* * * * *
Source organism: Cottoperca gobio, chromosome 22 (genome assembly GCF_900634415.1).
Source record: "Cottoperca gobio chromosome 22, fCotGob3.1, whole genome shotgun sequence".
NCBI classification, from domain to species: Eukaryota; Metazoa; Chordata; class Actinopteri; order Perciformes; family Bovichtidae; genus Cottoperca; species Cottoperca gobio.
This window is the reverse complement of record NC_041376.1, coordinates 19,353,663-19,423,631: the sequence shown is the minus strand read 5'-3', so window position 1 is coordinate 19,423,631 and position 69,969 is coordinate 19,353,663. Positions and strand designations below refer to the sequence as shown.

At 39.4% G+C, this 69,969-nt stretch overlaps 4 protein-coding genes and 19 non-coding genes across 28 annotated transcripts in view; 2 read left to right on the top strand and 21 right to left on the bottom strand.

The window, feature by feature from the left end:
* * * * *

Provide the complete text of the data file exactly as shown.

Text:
Source organism: Cottoperca gobio, chromosome 22 (genome assembly GCF_900634415.1).
Source record: "Cottoperca gobio chromosome 22, fCotGob3.1, whole genome shotgun sequence".
NCBI classification, from domain to species: Eukaryota; Metazoa; Chordata; class Actinopteri; order Perciformes; family Bovichtidae; genus Cottoperca; species Cottoperca gobio.
This window is the reverse complement of record NC_041376.1, coordinates 19,353,663-19,423,631: the sequence shown is the minus strand read 5'-3', so window position 1 is coordinate 19,423,631 and position 69,969 is coordinate 19,353,663. Positions and strand designations below refer to the sequence as shown.

At 39.4% G+C, this 69,969-nt stretch overlaps 4 protein-coding genes and 19 non-coding genes across 28 annotated transcripts in view; 2 read left to right on the top strand and 21 right to left on the bottom strand.

The window, feature by feature from the left end: